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TV: N is for...

Nineteenth Hole, The

NEVER-BEFORE-OR-AGAIN CRAZED combination of ERIC SYKES, JOHNNY SPEIGHT and WILLIAM G. STEWART cooked up this unsubtle scattergun where an otherwise ordinary golf course doubled as the last outpost of the Third Reich. Strict door policy, i.e. blue eyes/blond hair Desirable. Swastika flown from the club roof. Women members banned. And so it went on, with predictable regions-up-in-arms mutterings (Anglia, TSW and others pulled it half way through). Only Central made the distance, but real crime was, as ever, failure to realise sum of notable parts. And to be funny.



  1. Glenn Aylett

    March 14, 2022 at 7:37 pm

    This must be the weirdest sitcom ever made and one of Eric Sykes last outings. I can remember the swastika flying from the clubhouse roof and someone suggesting council tenants should be gassed. The Nineteenth Hole could have worked if it was on Channel 4 in a knowing, satirical way, but not the sort of thing that would work on ITV after Coronation St. No wonder it was pulled by some ITV regions, the concept of golfers as neo Nazi snobs was too weird for most people, even if golf clubs weren’t known for having many socialist members in the eighties.

  2. Richardpd

    March 14, 2022 at 10:01 pm

    My Dad used to joke about many golf clubs being run by “Little Hitlers”.

    It’s interesting that this wasn’t a vehicle for Jimmy Tarbuck or one of the other golfing clique members.

  3. Droogie

    March 15, 2022 at 12:54 am

    I remember watching Johnny Speight comedies from a kid into my mid teens and never laughing once ( as opposed to the works of Galton & Simpson or Clement & Le Frenais who constantly amused and who knew how to write a joke.) I appreciate Alf Garnet as a brilliant satirical character that nailed the working class Tory Royalist bigots of the time, but I do wonder how Speight kept getting commissioned for so long – whether it was endless Alf Garnet spin-offs , or godawful shows like The Lady Is A Tramp for Channel 4.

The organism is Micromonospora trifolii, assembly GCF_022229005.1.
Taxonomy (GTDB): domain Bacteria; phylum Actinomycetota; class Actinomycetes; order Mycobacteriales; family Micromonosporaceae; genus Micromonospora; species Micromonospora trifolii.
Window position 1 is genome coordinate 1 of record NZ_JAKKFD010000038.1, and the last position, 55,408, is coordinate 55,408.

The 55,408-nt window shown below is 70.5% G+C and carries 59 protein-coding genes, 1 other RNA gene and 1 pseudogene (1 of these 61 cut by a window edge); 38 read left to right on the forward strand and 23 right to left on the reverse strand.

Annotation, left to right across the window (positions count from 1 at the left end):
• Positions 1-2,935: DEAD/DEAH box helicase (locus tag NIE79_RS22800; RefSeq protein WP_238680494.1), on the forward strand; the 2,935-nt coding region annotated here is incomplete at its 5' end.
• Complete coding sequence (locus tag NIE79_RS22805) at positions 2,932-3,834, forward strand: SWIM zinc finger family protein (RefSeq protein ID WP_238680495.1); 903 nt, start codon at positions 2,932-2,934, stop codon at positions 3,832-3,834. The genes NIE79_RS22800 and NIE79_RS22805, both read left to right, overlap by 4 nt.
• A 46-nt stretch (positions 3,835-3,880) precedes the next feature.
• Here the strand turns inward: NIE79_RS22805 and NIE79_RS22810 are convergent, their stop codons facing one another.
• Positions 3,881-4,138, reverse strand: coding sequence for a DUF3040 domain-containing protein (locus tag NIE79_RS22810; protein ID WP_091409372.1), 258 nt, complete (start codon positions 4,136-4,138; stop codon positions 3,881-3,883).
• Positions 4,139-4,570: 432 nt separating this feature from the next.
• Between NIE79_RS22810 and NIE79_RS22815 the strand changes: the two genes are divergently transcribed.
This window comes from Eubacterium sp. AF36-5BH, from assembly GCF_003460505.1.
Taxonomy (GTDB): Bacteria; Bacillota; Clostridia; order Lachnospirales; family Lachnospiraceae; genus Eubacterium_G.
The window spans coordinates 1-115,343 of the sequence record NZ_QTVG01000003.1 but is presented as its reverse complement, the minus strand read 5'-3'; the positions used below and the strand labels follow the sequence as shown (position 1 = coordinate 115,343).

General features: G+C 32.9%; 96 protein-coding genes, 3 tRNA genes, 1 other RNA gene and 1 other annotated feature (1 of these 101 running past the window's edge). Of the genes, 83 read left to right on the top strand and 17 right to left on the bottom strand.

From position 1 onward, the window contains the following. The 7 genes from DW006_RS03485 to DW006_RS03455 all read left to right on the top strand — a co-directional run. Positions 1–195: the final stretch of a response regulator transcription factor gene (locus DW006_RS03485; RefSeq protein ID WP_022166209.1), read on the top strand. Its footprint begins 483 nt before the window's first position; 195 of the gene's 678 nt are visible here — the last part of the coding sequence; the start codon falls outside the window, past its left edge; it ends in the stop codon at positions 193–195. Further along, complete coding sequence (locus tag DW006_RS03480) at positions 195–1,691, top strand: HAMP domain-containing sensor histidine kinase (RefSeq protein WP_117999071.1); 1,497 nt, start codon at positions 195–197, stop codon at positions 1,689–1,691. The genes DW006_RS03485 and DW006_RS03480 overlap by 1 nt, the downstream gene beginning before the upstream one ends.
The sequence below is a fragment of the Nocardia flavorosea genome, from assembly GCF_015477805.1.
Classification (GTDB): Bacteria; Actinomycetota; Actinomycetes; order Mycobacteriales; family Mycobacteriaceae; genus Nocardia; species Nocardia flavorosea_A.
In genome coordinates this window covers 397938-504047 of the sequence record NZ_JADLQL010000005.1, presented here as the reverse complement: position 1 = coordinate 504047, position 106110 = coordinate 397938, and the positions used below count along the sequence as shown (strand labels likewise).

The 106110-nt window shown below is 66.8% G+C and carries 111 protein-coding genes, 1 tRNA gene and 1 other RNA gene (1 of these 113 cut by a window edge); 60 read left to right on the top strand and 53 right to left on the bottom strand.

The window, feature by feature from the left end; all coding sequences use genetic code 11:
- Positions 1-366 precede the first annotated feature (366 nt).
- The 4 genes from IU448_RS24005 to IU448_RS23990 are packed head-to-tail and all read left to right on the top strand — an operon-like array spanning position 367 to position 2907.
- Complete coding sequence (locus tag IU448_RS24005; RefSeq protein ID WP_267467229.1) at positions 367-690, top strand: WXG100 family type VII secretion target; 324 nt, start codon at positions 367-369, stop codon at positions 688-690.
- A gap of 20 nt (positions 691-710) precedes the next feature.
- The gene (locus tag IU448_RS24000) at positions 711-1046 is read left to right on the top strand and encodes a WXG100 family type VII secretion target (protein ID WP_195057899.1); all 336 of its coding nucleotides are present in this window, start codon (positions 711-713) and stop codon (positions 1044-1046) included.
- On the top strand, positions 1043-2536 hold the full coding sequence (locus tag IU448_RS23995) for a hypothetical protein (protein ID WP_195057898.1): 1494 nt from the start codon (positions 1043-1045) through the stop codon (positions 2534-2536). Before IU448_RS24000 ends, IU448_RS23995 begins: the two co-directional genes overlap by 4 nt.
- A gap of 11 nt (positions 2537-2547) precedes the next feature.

4. Glenn Aylett

    March 15, 2022 at 9:38 pm

    @ Droogie, In Sickness And In Health was quite funny for the first series, just to see how Alf Garnett would be like as an angry old man, but the absence of Tony Booth and the fact his beloved Tories had flattened Labour in two elections made him less relevant. I much prefer Warren Mitchell in the little remembered comedy drama, You Think You’ve Got Problems, as a Northern Irish Jew during The Troubles. Sad, though, most people thought of Mitchell and one role that stayed with him until he died.

  5. Richardpd

    March 15, 2022 at 10:12 pm

    In Sickness And In Health managed to have quite a bit of not political comedy, with Alf getting into a few scrapes that wouldn’t be out of place happening to Victor Meldrew a few years later.

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